A weekly feature (begun November 2004) connecting Center activities
to what's happening in the world at large.
The 11/12 Brown Bag discussion of "History,
Memory and the Brain" looked at the
troubles that historians get into, given the human "vice" for nostalgia...and
"Hegel was right when he said
that we learn from history that man can never learn anything
from history." ~ George Bernard Shaw
"History is the version of past events that
people have decided to agree upon." ~ Napoleon
A brain-wide distributed network orchestrates cognitive memorizing
and remembering of explicit memory (i.e., memory of facts and events).
The network was initially identified in humans and is being systematically
investigated in molecular/genetic, single-unit, lesion, and imaging
studies in animals. The types of memory identified in humans are extended
into animals as episodic-like (event) memory or semantic-like (fact)
memory. The unique configurational association between environmental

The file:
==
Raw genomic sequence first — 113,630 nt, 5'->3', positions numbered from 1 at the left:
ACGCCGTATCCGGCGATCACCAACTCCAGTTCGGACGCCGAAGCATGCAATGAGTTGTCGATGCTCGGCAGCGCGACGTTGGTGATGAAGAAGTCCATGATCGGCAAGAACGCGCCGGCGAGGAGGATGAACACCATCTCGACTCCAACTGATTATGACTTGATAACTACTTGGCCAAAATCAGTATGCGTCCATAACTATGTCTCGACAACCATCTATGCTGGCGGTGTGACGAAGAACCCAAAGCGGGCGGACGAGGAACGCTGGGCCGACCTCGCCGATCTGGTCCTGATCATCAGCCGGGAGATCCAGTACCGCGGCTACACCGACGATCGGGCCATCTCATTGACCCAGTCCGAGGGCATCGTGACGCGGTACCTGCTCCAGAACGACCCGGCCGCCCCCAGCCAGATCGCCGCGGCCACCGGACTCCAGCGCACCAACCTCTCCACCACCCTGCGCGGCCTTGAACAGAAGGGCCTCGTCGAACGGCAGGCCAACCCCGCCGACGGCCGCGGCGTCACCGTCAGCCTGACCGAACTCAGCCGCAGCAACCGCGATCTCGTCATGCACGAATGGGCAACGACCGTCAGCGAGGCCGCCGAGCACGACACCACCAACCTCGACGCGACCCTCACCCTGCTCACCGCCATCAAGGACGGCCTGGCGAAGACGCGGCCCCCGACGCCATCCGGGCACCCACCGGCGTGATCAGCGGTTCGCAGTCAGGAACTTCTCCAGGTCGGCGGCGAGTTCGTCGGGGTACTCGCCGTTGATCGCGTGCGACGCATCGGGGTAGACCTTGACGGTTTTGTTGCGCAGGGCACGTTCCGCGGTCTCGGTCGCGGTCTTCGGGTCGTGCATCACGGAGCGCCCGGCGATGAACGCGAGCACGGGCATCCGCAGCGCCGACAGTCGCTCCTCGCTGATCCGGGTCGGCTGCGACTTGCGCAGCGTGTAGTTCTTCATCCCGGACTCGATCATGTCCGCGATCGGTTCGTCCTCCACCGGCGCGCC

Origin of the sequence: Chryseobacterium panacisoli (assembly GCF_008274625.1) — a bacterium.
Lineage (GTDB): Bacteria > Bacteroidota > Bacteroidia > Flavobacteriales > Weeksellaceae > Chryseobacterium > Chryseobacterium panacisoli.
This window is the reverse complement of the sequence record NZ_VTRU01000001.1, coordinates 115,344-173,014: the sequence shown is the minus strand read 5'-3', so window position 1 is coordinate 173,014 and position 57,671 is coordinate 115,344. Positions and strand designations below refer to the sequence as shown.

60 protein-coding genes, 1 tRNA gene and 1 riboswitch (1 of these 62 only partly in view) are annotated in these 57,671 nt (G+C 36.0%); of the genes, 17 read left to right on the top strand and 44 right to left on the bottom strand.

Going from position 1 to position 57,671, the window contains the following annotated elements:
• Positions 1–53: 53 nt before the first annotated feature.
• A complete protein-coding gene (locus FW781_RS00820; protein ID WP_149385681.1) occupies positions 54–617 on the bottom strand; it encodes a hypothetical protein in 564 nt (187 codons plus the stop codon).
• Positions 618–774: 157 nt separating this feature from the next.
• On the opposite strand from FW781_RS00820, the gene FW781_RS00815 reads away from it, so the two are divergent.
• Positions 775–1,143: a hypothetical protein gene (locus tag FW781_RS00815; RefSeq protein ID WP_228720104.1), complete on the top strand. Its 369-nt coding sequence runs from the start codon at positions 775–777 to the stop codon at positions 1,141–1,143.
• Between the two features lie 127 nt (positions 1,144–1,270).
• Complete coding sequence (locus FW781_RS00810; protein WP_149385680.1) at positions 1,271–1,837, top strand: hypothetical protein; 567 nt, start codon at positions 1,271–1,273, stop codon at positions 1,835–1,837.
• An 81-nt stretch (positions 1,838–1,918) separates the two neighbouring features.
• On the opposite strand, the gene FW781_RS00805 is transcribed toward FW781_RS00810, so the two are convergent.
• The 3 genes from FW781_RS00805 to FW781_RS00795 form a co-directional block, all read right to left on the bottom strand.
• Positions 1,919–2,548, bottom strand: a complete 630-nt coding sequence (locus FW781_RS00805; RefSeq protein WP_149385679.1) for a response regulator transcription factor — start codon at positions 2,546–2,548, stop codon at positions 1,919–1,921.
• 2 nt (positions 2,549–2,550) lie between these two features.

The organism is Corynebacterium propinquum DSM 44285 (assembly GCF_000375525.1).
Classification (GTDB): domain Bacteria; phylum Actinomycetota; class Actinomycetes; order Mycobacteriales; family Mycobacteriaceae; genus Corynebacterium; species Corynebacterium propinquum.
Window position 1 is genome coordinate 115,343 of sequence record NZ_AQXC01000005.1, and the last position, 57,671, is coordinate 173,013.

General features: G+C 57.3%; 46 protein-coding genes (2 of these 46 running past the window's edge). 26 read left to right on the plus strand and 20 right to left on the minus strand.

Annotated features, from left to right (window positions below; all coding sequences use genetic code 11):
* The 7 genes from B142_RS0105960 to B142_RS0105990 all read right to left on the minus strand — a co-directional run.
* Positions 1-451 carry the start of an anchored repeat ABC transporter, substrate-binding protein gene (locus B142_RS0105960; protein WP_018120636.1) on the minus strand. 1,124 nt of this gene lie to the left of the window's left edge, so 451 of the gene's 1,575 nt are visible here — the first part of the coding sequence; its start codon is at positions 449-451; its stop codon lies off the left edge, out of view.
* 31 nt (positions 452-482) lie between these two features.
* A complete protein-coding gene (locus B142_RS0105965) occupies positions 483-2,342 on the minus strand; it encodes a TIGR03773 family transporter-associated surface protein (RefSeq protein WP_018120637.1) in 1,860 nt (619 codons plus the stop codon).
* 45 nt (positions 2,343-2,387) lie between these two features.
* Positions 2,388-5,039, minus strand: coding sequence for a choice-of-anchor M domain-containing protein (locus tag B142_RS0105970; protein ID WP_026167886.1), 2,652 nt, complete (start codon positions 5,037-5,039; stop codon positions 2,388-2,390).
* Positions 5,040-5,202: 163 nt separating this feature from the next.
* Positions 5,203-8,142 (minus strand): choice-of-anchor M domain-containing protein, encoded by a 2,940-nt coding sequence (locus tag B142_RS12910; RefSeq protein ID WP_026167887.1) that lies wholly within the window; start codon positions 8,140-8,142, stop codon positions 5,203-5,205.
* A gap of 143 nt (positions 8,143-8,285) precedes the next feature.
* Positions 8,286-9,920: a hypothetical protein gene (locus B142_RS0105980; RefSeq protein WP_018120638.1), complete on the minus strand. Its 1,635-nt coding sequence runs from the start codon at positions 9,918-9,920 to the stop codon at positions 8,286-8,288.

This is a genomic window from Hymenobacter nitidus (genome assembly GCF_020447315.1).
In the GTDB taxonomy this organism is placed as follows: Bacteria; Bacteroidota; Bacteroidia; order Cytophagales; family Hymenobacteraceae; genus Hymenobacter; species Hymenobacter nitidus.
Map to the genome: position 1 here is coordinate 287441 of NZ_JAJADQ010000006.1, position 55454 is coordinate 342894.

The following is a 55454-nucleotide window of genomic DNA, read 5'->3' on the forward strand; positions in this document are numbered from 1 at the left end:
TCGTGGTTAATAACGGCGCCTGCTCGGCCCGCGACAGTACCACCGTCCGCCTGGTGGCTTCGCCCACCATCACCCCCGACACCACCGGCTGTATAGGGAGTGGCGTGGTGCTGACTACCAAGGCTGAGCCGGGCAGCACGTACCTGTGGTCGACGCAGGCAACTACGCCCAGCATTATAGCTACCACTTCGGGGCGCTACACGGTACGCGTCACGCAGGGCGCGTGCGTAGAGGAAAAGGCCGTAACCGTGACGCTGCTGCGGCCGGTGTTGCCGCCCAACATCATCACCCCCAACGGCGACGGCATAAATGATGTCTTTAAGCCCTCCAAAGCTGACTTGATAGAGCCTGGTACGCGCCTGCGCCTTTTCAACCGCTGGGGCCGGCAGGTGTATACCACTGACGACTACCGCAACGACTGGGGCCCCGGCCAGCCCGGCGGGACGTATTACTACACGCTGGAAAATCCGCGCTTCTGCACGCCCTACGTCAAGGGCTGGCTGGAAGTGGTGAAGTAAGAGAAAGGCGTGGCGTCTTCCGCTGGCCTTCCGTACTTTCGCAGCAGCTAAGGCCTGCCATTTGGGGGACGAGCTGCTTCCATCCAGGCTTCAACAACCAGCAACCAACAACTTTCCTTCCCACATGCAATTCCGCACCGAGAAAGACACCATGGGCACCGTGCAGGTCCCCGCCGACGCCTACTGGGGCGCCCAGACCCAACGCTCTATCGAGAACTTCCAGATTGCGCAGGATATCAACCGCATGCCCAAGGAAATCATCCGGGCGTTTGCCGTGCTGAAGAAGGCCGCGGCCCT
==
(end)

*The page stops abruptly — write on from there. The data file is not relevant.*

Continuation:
stimuli and behavioral context, which is likely the basis of episodic-like
memory, depends on neural circuits in the medial temporal lobe, whereas
memory traces representing repeated associations, which is likely
the basis of semantic-like memory, are consolidated in the domain-specific
regions in the temporal cortex. These regions are reactivated during
remembering and contribute to the contents of a memory. Two types
of retrieval signal reach the cortical representations. One runs from
the frontal cortex for active (or effortful) retrieval (top-down signal),
and the other spreads backward from the medial temporal lobe for automatic
retrieval. By sending the top-down signal to the temporal cortex,
frontal regions manipulate and organize to-be-remembered information,
devise strategies for retrieval, and also monitor the outcome, with
dissociated frontal regions making functionally separate contributions.
The challenge is to understand the hierarchical interactions between
these multiple cortical areas, not only with a correlational analysis
but also with an interventional study demonstrating the causal necessity
and the direction of the causality.
Department of Physiology, University of Tokyo School of Medicine,
Hongo, Tokyo 113-0033, Japan.
These pages have been created by
Selene Platt in consultation
with Paul Grobstein.
Please submit suggestions for other topics to explore in "Science Matters" to Selene Platt